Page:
Defendants now move separately to dismiss Plaintiffs' Complaint. Deutsche Bank asks the Court to abstain from exercising jurisdiction under the Younger abstention doctrine, also arguing the Complaint fails to state a claim against it. ECF No. 15. Commissioner Minatodani moves separately, raising the same arguments as Deutsche Bank but also arguing that, as a Commissioner appointed by the state court, she is entitled to quasi-judicial immunity. ECF No. 13. Plaintiffs, representing themselves, oppose both motions. ECF No. 31; ECF No. 32.

         II. LEGAL STANDARD

         Rule 12(b)(6) allows an attack on the pleadings for failure to state a claim on which relief can be granted. “[W]hen ruling on a defendant's motion to dismiss, a judge must accept as true all of the factual allegations contained in the complaint.” Erickson v. Pardus, 551 U.S. 89, 94 (2007) (citing Bell Atl. Corp. v. Twombly, 550 U.S. 544, 555-56 (2007)). However, a court is “not bound to accept as true a legal conclusion couched as a factual allegation.” Ashcroft v. Iqbal, 556 U.S. 662, 678 (2009) (quoting Twombly, 550 U.S. at 555). “Nor does a complaint suffice if it tenders ‘naked assertion[s]' devoid of ‘further factual enhancement.'” Id. (alteration in original) (quoting Twombly, 550 U.S. at 557). A complaint must “state a claim to relief that is plausible on its face.” Twombly, 550 U.S. at 570. This means that the complaint must plead “factual content that allows the court to draw the reasonable inference that the defendant is liable for the misconduct alleged.” Iqbal, 556 U.S. at 678 (citing Twombly, 550 U.S. at 556). There must be “sufficient allegations of underlying facts to give fair notice and to enable the opposing party to defend itself effectively, ” and “factual allegations that are taken as true must plausibly suggest an entitlement to relief, such that it is not unfair to require the opposing party to be subjected to the expense of discovery and continued litigation.” Starr v. Baca, 652 F.3d 1202, 1216 (9th Cir. 2011).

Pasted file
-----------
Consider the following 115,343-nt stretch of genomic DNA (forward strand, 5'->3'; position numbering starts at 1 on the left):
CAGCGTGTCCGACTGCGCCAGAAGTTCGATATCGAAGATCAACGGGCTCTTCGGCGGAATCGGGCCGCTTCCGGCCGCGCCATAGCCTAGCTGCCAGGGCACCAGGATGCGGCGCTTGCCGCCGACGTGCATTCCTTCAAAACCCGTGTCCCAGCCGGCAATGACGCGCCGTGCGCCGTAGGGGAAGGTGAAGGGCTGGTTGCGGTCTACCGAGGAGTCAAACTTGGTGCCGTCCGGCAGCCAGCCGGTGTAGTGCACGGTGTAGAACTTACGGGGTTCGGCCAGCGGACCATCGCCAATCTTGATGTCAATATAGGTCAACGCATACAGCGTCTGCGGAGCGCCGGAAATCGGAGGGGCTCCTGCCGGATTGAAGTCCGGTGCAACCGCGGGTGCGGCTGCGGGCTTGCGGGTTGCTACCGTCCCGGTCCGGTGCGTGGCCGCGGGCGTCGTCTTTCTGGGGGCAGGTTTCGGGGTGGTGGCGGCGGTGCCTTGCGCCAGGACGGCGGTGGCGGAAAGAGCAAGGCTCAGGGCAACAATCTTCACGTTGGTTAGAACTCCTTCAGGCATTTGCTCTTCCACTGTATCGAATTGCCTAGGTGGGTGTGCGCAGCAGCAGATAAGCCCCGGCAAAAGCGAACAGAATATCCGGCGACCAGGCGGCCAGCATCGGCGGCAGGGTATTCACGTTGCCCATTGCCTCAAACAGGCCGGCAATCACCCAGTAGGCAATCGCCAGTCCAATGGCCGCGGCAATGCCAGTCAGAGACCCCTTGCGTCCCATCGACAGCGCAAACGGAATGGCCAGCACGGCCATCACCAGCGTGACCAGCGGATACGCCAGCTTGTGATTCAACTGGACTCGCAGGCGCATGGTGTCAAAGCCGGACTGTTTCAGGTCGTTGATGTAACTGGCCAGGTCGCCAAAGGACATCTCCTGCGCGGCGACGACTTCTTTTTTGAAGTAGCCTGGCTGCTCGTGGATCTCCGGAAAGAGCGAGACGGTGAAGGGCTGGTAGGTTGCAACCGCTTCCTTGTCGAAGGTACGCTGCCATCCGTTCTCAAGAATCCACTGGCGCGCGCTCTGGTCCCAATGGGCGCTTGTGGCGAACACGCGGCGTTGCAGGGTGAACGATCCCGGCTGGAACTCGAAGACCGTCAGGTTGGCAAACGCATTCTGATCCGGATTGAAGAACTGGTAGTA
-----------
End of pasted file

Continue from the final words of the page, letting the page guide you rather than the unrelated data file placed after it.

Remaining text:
III. DISCUSSION

         A. Younger Abstention